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Family Tree Researchers.. Listen to Your Older Folk

posted 14 Sept 2010, 08:36 by Mpelembe   [ updated 14 Sept 2010, 08:38 ]

Advice I've been given and found useful, over the years, is
that our senior members of the family can be a gold mine to
listen to, should you wish to root out some leads for your
family history research. A word of warning, however, beware
of those false assumptions that have been passed down. The
tales that our old folk have to tell can sometimes be
blurred by the passing of time and are not quite a hundred
percent accurate. Theses stories may sometimes reflect the
"received wisdom" which has been passed down in the family
to them, that is tales which have had facts adjusted to
brush over something that was thought an embarrassment to
the previous generations.  I'm sure you know what I mean, an
aunt and uncle who lived together, out of wedlock, because
one or other of them still had a legal spouse alive
somewhere else! Many families close ranks and decide never
to mention the facts again in case they bring down shame on
their name. We forget how times have changed when today,
cohabitation is not even given a second glance in Britain
and many other places around the western world.

I've got stories that have sent me off in certain directions
trying to find an ancestor of Irish birth, only to find he
may well have been a colourful invention. I've vague
recollections of family tales of heroic deeds by certain
relatives, when the reality was less prosaic. Nonetheless
listening to our elders is an important place to start and,
on occasions, to go back to as a source.

I had a great opportunity, recently, to find out a bit more
from my father about his youth, holidays with his parents
and as a young man the trips he made on business. The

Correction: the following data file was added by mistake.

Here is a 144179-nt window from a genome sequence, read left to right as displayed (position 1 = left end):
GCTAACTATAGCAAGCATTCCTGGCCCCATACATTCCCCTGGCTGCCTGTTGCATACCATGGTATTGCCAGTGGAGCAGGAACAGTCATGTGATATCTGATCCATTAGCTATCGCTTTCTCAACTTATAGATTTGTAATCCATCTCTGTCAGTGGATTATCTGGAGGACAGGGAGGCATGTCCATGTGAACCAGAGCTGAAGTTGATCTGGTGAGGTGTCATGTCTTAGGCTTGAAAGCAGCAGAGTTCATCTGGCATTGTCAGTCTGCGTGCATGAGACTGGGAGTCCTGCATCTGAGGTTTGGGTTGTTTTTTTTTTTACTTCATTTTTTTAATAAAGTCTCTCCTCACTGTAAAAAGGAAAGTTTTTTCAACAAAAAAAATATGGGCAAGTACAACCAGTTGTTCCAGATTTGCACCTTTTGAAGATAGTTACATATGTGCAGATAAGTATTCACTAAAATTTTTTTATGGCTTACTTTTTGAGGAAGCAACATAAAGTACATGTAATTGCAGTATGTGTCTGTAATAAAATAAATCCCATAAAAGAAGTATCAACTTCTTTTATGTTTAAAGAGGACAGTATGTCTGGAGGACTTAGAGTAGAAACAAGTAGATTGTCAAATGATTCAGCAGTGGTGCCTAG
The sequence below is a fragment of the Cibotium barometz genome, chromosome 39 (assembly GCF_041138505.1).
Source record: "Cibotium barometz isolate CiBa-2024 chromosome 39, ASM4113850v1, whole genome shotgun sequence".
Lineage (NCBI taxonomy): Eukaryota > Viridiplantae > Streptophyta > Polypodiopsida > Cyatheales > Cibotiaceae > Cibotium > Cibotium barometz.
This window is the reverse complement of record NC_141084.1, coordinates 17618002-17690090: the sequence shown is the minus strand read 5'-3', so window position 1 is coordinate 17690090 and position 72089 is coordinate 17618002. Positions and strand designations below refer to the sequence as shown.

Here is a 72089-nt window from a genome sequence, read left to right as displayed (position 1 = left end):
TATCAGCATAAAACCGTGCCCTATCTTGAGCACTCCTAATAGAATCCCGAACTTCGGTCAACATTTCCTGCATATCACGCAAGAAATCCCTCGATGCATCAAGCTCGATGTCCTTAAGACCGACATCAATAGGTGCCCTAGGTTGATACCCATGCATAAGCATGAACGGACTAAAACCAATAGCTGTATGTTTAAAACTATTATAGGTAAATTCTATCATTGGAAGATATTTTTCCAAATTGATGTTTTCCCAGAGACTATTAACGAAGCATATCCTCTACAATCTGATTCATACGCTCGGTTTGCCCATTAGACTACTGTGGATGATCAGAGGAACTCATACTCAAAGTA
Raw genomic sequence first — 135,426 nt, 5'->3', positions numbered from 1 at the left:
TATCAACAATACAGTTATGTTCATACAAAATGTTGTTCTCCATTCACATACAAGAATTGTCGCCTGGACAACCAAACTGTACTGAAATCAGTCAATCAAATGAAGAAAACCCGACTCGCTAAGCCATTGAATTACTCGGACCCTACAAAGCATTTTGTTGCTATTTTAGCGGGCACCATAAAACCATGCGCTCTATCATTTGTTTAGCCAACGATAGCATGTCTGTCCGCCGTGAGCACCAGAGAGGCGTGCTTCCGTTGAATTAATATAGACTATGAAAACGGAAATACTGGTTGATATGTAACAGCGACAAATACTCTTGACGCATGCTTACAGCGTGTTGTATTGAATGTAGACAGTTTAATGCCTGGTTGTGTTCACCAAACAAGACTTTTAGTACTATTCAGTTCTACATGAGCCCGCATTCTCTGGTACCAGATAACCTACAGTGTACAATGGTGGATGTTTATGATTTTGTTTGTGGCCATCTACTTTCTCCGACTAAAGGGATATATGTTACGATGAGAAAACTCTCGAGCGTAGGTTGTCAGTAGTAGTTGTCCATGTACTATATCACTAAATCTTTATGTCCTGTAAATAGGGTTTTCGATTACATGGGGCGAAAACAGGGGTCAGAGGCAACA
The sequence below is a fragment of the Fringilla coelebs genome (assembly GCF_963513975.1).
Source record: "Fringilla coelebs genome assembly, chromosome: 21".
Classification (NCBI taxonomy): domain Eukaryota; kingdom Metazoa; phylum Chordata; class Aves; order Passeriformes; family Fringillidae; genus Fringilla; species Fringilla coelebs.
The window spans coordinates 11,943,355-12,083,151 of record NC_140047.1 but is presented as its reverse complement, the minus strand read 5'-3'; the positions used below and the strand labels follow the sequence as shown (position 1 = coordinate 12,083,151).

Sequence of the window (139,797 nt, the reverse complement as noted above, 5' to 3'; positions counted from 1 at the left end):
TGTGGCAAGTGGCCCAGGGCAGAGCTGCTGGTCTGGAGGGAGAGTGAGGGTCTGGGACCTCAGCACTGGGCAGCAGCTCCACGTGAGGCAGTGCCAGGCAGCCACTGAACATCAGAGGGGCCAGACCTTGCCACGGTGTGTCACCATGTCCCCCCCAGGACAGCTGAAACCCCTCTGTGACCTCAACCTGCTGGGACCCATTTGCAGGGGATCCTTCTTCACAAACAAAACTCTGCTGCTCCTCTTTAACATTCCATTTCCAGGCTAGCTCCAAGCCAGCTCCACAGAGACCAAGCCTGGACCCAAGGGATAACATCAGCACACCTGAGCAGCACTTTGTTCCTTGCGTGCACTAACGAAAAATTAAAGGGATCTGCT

catalyst was a themed day out with him. My Dad and I went
for a Sunday meal in the dinning car of a steam train on the
Great Central Railway at Loughbrough. A problem can be
getting the chance to sit down and talk with our parents
about the old days. In our case a birthday treat on the
Great Central Railway steam train, offered a useful
introduction to some stories from the past that I had not
heard before. I learned about my father's train trips from
Birmingham to Devon on the Great Western Railway as a child.
Journeys he made in war time Britain, when he was no more
than a teenager on leave from the Merchant Navy and
travelling home in uniform to visit his mother. He also
recounted to me his foreign rail trips as a young
professional architect attending possible developments in
Portugal and Turkey before the days of inexpensive
commercial flights to these places.

But while it is great to listen and record these stories we
must remain vigilant. So many of us in our genealogy
research have jumped to conclusions based on incorrect
information, more especially when we are just starting out.
We are taught to listen attentively to family stories and
tales, because we know that older family members are often
our best source of information on our family history.
Memories, however, will often become faulty or can be
exaggerated with the passing of time. We need to have a
healthy regard for this and always try to confirmed these
oral histories by going to the actual records and documents
to confirm what we have been told. The same applies equally
to printed sources - simply because a family tree or record
transcription has been written down or even published in a
book or on a website does not necessarily mean that it is
correct. Never make assumptions about the quality of the
research done by others as we all make mistakes and that
includes the professional genealogists!

Always revisit your research and check to see if it may
include inaccuracies. Could you have misinterpreted some bit
of information that someone else has written down or told you
verbally? Have you jumped to a conclusion because it fitted
the theory, but without sufficient proof? In spite of these
warnings, please don't ever stop listening to family tales!
They can be priceless.

About the Author:

The Nosey Genealogist, Nick Thorne, has gathered together
tips and tricks used by professional family historians to
break down brick walls in family history research. See
reports, podcasts and screencast videos to help you succeed
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